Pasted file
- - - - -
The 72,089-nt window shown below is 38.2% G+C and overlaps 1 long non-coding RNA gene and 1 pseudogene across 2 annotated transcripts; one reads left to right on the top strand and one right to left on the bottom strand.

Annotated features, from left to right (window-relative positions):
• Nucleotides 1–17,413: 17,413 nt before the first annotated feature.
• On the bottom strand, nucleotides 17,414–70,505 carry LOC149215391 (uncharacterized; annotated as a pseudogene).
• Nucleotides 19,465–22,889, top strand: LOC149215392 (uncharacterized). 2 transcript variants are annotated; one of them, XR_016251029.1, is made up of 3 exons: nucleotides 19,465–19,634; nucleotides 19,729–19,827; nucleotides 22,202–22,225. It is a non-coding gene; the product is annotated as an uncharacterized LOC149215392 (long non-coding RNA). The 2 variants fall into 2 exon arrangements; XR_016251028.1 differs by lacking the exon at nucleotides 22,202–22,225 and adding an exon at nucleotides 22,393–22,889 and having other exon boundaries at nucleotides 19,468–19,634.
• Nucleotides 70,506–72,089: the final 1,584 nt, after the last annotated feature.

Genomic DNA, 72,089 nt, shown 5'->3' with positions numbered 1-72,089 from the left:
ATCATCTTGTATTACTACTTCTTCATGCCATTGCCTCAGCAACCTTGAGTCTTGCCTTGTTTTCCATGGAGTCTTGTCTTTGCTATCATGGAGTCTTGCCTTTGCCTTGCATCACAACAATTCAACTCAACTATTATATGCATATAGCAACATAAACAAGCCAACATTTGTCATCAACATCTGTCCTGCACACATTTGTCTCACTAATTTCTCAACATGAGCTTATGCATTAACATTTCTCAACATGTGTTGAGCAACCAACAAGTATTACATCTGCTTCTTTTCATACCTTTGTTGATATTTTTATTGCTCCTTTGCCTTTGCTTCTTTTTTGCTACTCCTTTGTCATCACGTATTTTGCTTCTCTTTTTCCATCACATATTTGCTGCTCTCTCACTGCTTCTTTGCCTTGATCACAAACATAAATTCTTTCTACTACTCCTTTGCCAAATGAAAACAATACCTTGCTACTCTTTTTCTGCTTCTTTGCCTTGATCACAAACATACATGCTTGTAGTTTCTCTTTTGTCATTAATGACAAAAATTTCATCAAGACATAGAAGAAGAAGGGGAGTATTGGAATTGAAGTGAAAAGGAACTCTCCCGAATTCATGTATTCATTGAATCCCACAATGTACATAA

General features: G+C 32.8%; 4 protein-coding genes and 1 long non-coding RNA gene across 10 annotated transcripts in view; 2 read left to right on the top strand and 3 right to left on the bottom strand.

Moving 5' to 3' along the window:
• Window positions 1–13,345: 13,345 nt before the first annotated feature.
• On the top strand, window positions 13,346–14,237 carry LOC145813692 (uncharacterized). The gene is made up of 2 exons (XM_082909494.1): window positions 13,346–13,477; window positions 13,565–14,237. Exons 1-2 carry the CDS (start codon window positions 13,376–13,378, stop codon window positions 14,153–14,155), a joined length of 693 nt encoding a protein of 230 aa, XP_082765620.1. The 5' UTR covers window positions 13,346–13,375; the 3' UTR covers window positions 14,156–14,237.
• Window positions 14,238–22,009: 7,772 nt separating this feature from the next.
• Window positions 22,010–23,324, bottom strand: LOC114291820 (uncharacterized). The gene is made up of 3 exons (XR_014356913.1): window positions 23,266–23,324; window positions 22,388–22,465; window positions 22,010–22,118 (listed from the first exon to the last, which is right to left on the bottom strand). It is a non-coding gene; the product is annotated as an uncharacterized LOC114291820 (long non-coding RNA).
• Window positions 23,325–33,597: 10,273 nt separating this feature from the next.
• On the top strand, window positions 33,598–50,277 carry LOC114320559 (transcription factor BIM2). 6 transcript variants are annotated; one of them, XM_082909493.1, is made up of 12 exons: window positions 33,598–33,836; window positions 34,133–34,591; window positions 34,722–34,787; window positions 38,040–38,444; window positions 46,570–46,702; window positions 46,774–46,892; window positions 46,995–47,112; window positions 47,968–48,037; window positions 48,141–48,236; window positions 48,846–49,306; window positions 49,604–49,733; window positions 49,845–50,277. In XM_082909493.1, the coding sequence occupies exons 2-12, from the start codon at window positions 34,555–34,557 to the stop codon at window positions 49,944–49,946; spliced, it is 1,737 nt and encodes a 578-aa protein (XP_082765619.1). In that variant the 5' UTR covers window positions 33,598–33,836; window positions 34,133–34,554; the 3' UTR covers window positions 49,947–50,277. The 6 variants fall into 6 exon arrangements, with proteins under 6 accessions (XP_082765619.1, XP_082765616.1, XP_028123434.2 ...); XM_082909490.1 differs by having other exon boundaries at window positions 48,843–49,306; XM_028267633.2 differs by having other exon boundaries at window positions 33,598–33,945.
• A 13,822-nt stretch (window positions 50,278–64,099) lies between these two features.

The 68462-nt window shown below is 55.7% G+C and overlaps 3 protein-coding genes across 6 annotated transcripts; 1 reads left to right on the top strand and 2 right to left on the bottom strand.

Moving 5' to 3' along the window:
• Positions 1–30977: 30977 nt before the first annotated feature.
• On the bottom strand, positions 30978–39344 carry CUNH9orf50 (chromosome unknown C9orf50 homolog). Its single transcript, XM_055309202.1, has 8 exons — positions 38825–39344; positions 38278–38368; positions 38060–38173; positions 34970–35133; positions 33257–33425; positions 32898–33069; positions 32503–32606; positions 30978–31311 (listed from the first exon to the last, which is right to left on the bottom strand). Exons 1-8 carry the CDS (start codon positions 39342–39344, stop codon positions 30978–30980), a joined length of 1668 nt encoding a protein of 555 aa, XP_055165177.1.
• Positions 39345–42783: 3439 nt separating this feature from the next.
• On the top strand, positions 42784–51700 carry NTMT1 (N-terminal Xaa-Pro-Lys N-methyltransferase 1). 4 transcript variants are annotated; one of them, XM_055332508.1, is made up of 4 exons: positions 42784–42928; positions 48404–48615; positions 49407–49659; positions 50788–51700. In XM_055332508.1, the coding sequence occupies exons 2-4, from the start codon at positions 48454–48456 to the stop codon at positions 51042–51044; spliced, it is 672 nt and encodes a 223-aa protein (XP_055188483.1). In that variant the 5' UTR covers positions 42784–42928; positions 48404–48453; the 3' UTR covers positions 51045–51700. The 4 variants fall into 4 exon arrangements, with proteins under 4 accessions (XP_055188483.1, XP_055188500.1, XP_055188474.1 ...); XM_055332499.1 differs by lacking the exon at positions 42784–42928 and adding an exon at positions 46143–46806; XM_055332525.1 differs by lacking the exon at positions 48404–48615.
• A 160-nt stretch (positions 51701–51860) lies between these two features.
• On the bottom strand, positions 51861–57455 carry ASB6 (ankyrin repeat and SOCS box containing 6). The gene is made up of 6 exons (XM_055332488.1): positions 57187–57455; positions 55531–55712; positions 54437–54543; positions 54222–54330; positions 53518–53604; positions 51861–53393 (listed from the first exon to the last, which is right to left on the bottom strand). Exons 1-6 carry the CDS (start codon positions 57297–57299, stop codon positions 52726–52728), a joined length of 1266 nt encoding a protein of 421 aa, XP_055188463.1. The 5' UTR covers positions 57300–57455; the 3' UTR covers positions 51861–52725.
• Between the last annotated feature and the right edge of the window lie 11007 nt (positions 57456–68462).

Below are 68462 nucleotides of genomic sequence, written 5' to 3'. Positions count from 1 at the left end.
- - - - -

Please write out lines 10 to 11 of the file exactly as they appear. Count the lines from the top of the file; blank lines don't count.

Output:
Moving 5' to 3' along the window:
• Window positions 1–13,345: 13,345 nt before the first annotated feature.